Three members of the Forsyth County jail Special Response Team hold John Neville in a restraint position while the jail nurse tries to determine if Neville is breathing. This is six minutes after Neville was last responsive, 11 minutes since he was verbal. Shortly after, jail staff left the cell. From the window, the jail nurse could not tell if Neville was breathing. It took an additional five and a half minutes to give Neville CPR and call for a defibrillator. Video still from footage released by court order.

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Videos released Wednesday by a court order show Forsyth County jail staff responding to John Neville having a medical problem.

Neville died two days later. Several of those members of the jail staff now face charges that their actions contributed to his death. 

The videos show an incident that occurred on Dec. 2 and show consecutive sequences as officers and a nurse interact with Neville.

In the first video, the body-worn camera of officer Antionio Woodley records 19 minutes and 55 seconds of officers and the jail nurse responding to Neville having a medical episode in his cell. 

The nurse, Michelle Heughins, identifies an apparent medical problem for Neville, prior to the footage, as a possible stroke. She wakes Neville up by rubbing her knuckles against his chest. Neville apparently does not know where he is, does not answer when asked what his last name is and calls out to his mother and other people who are not there.

The first video ends with officers putting Neville in shackles and placing him in a transport chair with restraints.

The second video, taken by a hand-held camera, starts up just after the first video ends and lasts 25 minutes and 40 seconds.

This video shows jail staff transporting Neville to the jail’s multipurpose room, then to a jail cell, where officers remove Neville from a restraint chair and place him face down on a mat on the cell floor. Neville, who appears to remain confused, resists the officers, who hold him in a prone position. 

Seven minutes later, Neville is unresponsive.

“John, you all right, buddy?” officer Edward Roussel say to Neville.

Neville does not respond, he has stopped moving and has stopped making sounds altogether. 

“I’ll take that as a yes,” Roussel says.

It takes another 10 minutes for officers to identify that Neville is unresponsive and for the nurse to call for a defibrillator. She cannot tell if he is breathing and cannot find a pulse. The video ends with her giving Neville chest compressions.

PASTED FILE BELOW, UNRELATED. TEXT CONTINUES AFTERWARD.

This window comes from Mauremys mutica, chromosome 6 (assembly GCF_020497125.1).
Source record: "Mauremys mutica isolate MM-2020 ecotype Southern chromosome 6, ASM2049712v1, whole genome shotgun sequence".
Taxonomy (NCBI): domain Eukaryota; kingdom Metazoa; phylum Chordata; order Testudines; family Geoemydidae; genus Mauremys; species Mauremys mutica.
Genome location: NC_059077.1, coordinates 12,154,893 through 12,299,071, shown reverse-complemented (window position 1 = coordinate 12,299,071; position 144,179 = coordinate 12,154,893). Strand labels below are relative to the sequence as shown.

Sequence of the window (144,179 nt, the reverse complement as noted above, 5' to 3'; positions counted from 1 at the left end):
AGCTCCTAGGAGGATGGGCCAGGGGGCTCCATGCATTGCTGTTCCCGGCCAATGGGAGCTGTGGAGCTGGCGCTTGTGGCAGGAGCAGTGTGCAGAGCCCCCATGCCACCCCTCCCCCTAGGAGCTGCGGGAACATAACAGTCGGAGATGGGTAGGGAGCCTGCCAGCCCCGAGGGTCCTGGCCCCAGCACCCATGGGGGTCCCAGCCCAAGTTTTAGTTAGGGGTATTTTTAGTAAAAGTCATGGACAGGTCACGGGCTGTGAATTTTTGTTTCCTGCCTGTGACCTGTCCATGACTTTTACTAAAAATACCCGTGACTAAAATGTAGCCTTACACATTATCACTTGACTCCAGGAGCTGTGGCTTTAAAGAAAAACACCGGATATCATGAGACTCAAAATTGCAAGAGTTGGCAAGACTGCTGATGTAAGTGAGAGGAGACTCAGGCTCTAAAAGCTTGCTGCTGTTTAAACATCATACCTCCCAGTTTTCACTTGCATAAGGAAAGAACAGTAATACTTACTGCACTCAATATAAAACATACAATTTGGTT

Neville was transported to the hospital where he died two days later, on Dec. 4, 2019. 

Public release of the footage 

Neville’s death was not made public, in part due to his family’s request, until the News & Observer published an investigation on June 26. 

As part of their investigation, the News & Observer requested video footage documenting Neville’s fatal injuries at the jail be released. On July 23, 10 other newsrooms, including Carolina Public Press, joined the petition for release. Additional petitioners have joined the case since then.

Superior Court Judge Greg Horne heard the case on July 29. Two days later, Horne issued an order to release the video with partial redactions for Neville’s privacy. The release was in the public interest, which was “only furthered by the fact that the death was not publicly reported for at least six months after it occurred,” Horne wrote in his order.

In a press conference on Tuesday anticipating the videos’ release, Forsyth County Sheriff Bobby F. Kimbrough Jr. said that he cried when he watched the videos. 

“Your father has changed the way health care will be dispensed at the Forsyth County Detention Center, as well as how it will be dispensed throughout this region, based on the conversations I’ve had,” Kimbrough said to Neville’s family. 

The footage was delivered to the petitioning newsrooms on Wednesday.

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The videos show several Forsyth County jail staff. Officers Sarah Poole, Lavette Williams, Roussel and Woodley were fired on July 7. Officer Christopher Stamper was fired on July 8, the same day Forsyth County District Attorney Jim O’Neill announced charges of involuntary manslaughter against each of them. 

O’Neill also charged the jail nurse, Heughins, who appears in the videos and who worked for Wellpath, a private company that provides medical care to jails and prisons. 

At the press conference Tuesday, Kimbrough offered to rename a section of the prison after Neville, as a way to remember that at the jail, “life is paramount in how we do business.” The family did not immediately respond to that offer.

Neville suffers a medical incident

At no point in the videos does Neville show that he understands where he is or why he is being restrained. 

Two minutes and 18 second into the first video, while Neville is still lying on the floor of his cell, the nurse tells Neville that it “looks like you had a seizure.” 

Several officers from the Special Response Team are restraining him.

This is the first problem, according to the Neville family attorney, Mike Grace, who talked with Carolina Public Press about the videos Thursday morning.

“It’s the team that goes in and cools out any problems in the jail, disciplinary problems,” Grace said.

“This wasn’t a disciplinary problem, this was a medical problem from the beginning.”

Neville begins to struggle. His strength seems to come in 30-second bursts, where he resists the officers holding him down. Neville calls out for help, curses at himself and begs to be let up. 

The staff continues to try to speak with Neville, to assure him that he is not in trouble and to tell him that he is in Forsyth County jail. Only once in the 45 minutes of video does Neville seem to respond to his name. He does not appear to know his own last name. 

Eight minutes and 45 seconds into the video, an officer calls out for shackles. Neville calls out for his mother, who had already passed away. 

Neville struggles against the officers and tries to bite them. The officers place a see-through, white, mesh bag over Neville’s head, which remains there until he becomes unresponsive in the second video.